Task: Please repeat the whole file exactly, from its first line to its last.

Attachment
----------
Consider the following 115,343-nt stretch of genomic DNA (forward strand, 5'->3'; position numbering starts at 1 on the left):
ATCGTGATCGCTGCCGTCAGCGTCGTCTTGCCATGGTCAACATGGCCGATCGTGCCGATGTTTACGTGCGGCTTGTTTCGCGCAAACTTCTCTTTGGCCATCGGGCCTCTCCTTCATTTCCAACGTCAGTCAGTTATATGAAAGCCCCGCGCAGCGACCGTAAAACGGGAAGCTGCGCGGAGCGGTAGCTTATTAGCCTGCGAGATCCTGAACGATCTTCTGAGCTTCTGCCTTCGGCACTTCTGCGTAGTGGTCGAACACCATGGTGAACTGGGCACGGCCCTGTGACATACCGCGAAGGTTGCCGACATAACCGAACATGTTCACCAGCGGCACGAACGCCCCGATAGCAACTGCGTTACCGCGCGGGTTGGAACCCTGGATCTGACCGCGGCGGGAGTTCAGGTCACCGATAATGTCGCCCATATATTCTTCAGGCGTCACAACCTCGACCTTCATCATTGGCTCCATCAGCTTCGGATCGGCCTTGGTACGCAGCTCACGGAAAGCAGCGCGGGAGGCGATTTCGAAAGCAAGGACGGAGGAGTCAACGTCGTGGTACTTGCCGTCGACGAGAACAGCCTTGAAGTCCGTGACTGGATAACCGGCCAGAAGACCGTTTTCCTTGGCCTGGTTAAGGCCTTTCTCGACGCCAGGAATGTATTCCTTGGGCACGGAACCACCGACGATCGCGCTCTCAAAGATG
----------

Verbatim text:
Consider the following 115,343-nt stretch of genomic DNA (forward strand, 5'->3'; position numbering starts at 1 on the left):
ATCGTGATCGCTGCCGTCAGCGTCGTCTTGCCATGGTCAACATGGCCGATCGTGCCGATGTTTACGTGCGGCTTGTTTCGCGCAAACTTCTCTTTGGCCATCGGGCCTCTCCTTCATTTCCAACGTCAGTCAGTTATATGAAAGCCCCGCGCAGCGACCGTAAAACGGGAAGCTGCGCGGAGCGGTAGCTTATTAGCCTGCGAGATCCTGAACGATCTTCTGAGCTTCTGCCTTCGGCACTTCTGCGTAGTGGTCGAACACCATGGTGAACTGGGCACGGCCCTGTGACATACCGCGAAGGTTGCCGACATAACCGAACATGTTCACCAGCGGCACGAACGCCCCGATAGCAACTGCGTTACCGCGCGGGTTGGAACCCTGGATCTGACCGCGGCGGGAGTTCAGGTCACCGATAATGTCGCCCATATATTCTTCAGGCGTCACAACCTCGACCTTCATCATTGGCTCCATCAGCTTCGGATCGGCCTTGGTACGCAGCTCACGGAAAGCAGCGCGGGAGGCGATTTCGAAAGCAAGGACGGAGGAGTCAACGTCGTGGTACTTGCCGTCGACGAGAACAGCCTTGAAGTCCGTGACTGGATAACCGGCCAGAAGACCGTTTTCCTTGGCCTGGTTAAGGCCTTTCTCGACGCCAGGAATGTATTCCTTGGGCACGGAACCACCGACGATCGCGCTCTCAAAGATG